Thursday, July 31, 2003

Voices' arguments about sanctions were straightforward—and utterly simplistic. In retrospect, I am embarrassed to think that I propagated them. Voices held that sanctions were violence that the U.S. government committed against Iraq, through the exercise of raw power. The Iraqi regime was entirely helpless and passive and had no ability to respond to the economic pressure the U.N. had put on Iraq since 1990. Voices was oblivious to deliberate Iraqi obfuscation on disarmament and to Saddam's domestic policies, designed to maintain his iron grip over the Iraqi people for as long as possible. It was our stubborn view that the regime had little or no ability to control or direct Iraq's destiny. We saw the U.S.-sponsored sanctions as the primary cause of violence in Iraq and so overlooked (or denied) Saddam's decades-long legacy of severe repression.

Even worse, we were quite willing to consider the Baath regime as a reliable source of value-free information on Iraq. Group members had neither the training nor the inclination to dissect Baathist propaganda, and we in Voices regularly parroted this propaganda in our public presentations as if it were fact, without much editing or critical reflection. Little effort was expended in learning more about general trends and issues in Iraqi history, culture, and politics. As a result, our presentations were rife with factual errors and misstatements. I was known as something of a bookworm within the group, but I realized even before my trip to Baghdad that I understood hardly anything about Baathist Iraq. I also was bothered by the fact that my colleagues seemed untroubled by our ignorance...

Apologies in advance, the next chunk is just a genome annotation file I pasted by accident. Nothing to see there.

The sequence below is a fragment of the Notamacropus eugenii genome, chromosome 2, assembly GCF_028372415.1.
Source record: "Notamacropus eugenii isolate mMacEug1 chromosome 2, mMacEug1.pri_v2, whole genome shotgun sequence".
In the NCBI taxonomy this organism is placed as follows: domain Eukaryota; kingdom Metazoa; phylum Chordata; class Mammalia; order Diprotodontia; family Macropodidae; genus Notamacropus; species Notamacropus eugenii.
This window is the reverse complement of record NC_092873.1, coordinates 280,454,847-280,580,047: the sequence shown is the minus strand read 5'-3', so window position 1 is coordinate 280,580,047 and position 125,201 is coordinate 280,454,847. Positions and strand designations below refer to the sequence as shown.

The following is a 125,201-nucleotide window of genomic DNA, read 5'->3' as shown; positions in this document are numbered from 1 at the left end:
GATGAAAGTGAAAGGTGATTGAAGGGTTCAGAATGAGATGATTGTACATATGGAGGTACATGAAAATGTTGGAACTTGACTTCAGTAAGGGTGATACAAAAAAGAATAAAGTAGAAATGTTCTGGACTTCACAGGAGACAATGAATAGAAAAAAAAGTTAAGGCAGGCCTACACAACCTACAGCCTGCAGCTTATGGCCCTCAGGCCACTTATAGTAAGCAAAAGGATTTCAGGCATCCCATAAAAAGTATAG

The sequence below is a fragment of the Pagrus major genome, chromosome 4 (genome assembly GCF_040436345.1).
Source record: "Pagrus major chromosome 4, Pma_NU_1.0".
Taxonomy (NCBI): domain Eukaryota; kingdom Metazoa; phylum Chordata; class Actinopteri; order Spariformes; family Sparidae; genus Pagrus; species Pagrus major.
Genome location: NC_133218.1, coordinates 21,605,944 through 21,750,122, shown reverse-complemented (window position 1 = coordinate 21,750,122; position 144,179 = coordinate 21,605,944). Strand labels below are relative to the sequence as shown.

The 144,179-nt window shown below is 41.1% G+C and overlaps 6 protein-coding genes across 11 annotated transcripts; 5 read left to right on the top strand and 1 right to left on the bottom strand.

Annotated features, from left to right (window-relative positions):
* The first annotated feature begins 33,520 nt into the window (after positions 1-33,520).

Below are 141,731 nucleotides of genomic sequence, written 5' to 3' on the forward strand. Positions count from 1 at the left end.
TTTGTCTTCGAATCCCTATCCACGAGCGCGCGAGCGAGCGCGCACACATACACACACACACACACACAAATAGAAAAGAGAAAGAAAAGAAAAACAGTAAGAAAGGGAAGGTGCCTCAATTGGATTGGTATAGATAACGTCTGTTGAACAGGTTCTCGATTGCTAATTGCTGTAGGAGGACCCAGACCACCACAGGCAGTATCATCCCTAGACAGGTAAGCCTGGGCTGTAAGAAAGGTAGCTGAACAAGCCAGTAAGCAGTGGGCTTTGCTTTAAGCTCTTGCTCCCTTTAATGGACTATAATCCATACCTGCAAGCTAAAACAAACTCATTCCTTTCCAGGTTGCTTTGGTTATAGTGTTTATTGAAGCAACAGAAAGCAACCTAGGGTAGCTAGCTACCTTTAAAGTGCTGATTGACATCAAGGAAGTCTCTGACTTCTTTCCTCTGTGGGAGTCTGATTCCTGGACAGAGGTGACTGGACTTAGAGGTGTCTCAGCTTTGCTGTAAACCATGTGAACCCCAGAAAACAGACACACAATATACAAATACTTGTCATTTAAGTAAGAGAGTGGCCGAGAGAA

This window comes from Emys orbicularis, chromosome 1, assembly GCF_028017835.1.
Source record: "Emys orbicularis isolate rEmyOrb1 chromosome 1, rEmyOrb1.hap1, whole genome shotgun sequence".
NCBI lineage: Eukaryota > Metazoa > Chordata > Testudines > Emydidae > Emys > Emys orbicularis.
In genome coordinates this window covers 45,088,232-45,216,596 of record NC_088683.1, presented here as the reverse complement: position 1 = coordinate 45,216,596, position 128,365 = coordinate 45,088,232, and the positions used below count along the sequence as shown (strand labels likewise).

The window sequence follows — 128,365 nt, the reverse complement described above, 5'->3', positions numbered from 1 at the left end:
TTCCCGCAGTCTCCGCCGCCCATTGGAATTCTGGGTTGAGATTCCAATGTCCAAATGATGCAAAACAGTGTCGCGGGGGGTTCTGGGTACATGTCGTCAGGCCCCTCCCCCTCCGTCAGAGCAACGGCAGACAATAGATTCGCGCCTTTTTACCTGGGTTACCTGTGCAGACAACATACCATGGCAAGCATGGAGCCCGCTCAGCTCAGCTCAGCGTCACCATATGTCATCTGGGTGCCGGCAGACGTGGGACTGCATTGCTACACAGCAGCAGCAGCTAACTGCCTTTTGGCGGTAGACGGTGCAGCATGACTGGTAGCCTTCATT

I desperately searched for anything that could support Voices' take on the sanctions and disprove Baram. But I found nothing, and I began to seriously rethink my role in the group, as well as some of my most basic political assumptions.

But my split with Voices was not simply the outcome of reading Baram's article. From the outset, I had expected that Voices would cultivate knowledge on all things Iraqi as we set about our task of ending sanctions. I expected the better academic works on Iraq—the landmark studies by Baram, Batatu, and Marion and Peter Sluglett—to be on the office bookshelf. Instead all I found were uninformed tracts by Noam Chomsky, Howard Zinn, and Edward Said.

Most of the members of Voices migrated to the issue of Iraq from other issues, and I suppose they will most likely migrate somewhere else. No doubt they will detect creeping U.S. militarism elsewhere and doggedly protest it with symbolic gestures that have little or no meaning, except for themselves.

From a fascinating article by a former sanctions protestor. It should stand as a warning to all those who believe the Chomsky/Zinn industry is the only reliable source of information about the world, and to all those who follow their path of lies and slanders, ending in that final disgrace of aiding and abetting political evil.


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